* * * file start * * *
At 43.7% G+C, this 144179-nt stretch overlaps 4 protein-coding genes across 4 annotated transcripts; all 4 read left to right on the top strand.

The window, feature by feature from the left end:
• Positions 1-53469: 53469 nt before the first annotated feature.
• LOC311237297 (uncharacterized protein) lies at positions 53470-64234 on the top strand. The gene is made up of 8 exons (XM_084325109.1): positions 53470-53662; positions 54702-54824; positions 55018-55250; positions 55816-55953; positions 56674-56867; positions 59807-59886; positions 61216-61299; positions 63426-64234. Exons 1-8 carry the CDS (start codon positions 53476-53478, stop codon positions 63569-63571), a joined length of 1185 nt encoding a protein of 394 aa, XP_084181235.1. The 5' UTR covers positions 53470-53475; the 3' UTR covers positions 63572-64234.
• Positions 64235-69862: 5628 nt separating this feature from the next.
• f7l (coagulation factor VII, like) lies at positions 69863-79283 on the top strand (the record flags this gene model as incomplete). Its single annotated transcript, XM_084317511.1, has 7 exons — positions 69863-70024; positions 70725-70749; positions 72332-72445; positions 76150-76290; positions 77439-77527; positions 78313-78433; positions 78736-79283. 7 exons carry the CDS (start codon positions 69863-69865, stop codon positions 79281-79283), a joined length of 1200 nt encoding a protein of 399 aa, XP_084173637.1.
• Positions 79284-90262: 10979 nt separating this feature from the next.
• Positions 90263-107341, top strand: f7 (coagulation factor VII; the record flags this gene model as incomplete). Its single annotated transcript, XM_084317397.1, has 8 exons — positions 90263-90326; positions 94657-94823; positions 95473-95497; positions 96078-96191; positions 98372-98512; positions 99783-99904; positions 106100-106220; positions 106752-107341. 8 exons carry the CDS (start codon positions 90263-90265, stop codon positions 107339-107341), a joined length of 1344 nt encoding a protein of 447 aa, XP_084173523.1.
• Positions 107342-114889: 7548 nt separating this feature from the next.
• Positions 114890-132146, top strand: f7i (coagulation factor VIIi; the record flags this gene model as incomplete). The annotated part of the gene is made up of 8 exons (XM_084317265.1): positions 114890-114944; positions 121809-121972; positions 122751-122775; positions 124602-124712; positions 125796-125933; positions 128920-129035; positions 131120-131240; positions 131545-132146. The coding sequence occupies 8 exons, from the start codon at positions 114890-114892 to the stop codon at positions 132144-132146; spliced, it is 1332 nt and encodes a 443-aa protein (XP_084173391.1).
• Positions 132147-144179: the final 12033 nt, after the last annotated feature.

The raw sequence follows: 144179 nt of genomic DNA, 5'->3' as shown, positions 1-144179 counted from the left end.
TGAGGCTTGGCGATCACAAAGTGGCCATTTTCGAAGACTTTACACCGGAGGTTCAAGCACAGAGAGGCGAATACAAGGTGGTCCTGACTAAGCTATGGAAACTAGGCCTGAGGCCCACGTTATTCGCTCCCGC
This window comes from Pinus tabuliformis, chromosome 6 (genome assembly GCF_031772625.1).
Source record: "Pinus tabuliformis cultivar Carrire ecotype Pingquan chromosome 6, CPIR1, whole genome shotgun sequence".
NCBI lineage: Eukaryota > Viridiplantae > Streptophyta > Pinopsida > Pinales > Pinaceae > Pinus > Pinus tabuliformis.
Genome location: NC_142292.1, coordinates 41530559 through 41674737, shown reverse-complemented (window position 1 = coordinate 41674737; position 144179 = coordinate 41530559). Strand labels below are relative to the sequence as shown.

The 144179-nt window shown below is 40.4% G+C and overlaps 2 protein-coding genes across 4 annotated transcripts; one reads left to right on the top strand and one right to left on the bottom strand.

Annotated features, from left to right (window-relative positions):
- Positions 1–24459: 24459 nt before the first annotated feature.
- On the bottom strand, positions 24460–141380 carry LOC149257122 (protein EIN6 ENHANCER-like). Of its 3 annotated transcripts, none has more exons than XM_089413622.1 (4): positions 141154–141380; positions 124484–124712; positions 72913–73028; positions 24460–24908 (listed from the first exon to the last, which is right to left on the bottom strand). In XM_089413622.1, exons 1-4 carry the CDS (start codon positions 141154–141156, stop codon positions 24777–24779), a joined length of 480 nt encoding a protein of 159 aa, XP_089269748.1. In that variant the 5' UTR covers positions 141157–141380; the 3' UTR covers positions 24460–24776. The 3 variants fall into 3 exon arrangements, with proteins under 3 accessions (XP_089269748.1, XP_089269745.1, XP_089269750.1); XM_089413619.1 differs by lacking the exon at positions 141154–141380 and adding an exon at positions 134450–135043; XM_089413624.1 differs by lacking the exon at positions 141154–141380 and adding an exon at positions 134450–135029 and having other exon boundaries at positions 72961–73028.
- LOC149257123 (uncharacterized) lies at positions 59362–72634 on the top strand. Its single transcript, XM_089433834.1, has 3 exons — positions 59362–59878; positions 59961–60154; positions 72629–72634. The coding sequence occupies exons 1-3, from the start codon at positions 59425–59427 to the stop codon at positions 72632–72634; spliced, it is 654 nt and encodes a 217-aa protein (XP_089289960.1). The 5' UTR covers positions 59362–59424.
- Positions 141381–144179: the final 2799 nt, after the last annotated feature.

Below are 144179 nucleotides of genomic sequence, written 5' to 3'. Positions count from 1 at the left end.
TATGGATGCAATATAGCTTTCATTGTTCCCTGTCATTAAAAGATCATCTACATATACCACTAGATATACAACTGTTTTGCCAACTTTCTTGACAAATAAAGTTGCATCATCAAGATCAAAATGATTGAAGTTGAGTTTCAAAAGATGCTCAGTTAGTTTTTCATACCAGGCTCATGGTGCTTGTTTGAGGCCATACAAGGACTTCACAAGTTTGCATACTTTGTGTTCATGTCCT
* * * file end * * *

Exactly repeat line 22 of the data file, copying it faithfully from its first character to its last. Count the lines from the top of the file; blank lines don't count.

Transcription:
- LOC149257123 (uncharacterized) lies at positions 59362–72634 on the top strand. Its single transcript, XM_089433834.1, has 3 exons — positions 59362–59878; positions 59961–60154; positions 72629–72634. The coding sequence occupies exons 1-3, from the start codon at positions 59425–59427 to the stop codon at positions 72632–72634; spliced, it is 654 nt and encodes a 217-aa protein (XP_089289960.1). The 5' UTR covers positions 59362–59424.